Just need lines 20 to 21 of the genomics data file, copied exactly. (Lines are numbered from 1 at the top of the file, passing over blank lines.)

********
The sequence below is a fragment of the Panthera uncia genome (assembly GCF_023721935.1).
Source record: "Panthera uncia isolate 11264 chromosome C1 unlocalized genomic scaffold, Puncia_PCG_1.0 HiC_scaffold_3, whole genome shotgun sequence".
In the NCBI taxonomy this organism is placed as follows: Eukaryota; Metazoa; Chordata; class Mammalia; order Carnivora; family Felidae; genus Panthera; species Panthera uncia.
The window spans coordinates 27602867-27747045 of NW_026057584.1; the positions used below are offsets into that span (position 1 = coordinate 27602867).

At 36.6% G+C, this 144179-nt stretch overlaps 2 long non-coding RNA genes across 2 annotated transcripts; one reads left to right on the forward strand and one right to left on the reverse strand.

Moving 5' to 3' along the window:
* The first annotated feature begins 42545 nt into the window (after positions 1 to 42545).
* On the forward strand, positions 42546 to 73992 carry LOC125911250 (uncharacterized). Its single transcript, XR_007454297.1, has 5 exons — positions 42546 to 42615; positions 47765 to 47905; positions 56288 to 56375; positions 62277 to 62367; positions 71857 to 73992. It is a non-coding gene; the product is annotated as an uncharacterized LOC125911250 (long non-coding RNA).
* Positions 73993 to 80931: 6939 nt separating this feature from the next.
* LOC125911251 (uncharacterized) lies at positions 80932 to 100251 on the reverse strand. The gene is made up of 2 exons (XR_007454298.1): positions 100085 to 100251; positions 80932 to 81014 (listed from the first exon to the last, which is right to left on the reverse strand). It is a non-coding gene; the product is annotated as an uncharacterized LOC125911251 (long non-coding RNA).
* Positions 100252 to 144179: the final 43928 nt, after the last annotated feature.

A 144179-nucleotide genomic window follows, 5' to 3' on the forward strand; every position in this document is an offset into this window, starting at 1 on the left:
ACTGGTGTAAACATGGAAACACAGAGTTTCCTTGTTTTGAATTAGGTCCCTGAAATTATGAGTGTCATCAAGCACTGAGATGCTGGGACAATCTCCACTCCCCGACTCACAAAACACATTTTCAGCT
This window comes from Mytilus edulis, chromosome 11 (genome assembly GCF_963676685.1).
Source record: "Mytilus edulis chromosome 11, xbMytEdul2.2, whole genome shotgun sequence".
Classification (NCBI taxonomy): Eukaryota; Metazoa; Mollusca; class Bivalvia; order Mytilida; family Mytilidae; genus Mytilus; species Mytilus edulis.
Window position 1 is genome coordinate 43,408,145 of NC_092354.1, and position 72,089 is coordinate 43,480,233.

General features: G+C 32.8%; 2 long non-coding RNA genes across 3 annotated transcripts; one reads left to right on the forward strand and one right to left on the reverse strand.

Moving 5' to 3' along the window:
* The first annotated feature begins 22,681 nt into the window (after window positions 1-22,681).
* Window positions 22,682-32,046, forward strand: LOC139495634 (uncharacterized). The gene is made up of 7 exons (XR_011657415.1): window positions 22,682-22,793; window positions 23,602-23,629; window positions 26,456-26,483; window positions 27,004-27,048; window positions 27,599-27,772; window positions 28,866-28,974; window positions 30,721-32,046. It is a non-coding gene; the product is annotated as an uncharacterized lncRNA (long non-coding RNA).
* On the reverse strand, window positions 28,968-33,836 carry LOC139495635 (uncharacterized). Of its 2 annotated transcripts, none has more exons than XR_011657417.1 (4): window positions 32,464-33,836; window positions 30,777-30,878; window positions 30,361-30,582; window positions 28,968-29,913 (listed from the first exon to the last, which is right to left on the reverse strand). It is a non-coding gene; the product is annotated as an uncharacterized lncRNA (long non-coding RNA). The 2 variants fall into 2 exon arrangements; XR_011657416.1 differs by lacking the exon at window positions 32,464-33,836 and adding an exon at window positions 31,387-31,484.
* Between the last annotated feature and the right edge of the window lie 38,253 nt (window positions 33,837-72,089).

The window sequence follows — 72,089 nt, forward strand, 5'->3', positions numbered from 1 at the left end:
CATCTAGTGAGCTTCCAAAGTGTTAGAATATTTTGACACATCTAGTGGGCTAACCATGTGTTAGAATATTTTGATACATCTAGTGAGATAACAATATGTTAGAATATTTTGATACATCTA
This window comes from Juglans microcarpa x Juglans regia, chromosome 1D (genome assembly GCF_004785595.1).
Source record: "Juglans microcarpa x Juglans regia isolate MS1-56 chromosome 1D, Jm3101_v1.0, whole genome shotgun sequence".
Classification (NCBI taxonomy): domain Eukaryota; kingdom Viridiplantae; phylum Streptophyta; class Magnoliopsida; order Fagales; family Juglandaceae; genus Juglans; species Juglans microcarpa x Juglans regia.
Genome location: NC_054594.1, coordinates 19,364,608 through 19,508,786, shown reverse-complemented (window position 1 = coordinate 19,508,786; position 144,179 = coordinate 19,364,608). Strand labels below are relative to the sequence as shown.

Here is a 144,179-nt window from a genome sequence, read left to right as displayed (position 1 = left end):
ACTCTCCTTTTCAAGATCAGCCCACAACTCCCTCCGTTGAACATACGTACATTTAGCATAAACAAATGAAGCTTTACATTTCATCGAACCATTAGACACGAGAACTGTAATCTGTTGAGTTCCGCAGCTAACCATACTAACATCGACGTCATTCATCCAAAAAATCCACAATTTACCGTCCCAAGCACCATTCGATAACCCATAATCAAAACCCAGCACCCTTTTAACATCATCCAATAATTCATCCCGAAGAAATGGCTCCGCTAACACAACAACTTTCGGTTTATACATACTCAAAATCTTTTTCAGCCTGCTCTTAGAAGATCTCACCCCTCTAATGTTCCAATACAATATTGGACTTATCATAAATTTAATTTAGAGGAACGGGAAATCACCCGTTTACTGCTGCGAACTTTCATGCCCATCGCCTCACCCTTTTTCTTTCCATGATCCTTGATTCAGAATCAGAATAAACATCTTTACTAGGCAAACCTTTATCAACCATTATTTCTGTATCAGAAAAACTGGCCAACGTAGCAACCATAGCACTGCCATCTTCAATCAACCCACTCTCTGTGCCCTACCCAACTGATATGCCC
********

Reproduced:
* The first annotated feature begins 22,681 nt into the window (after window positions 1-22,681).
* Window positions 22,682-32,046, forward strand: LOC139495634 (uncharacterized). The gene is made up of 7 exons (XR_011657415.1): window positions 22,682-22,793; window positions 23,602-23,629; window positions 26,456-26,483; window positions 27,004-27,048; window positions 27,599-27,772; window positions 28,866-28,974; window positions 30,721-32,046. It is a non-coding gene; the product is annotated as an uncharacterized lncRNA (long non-coding RNA).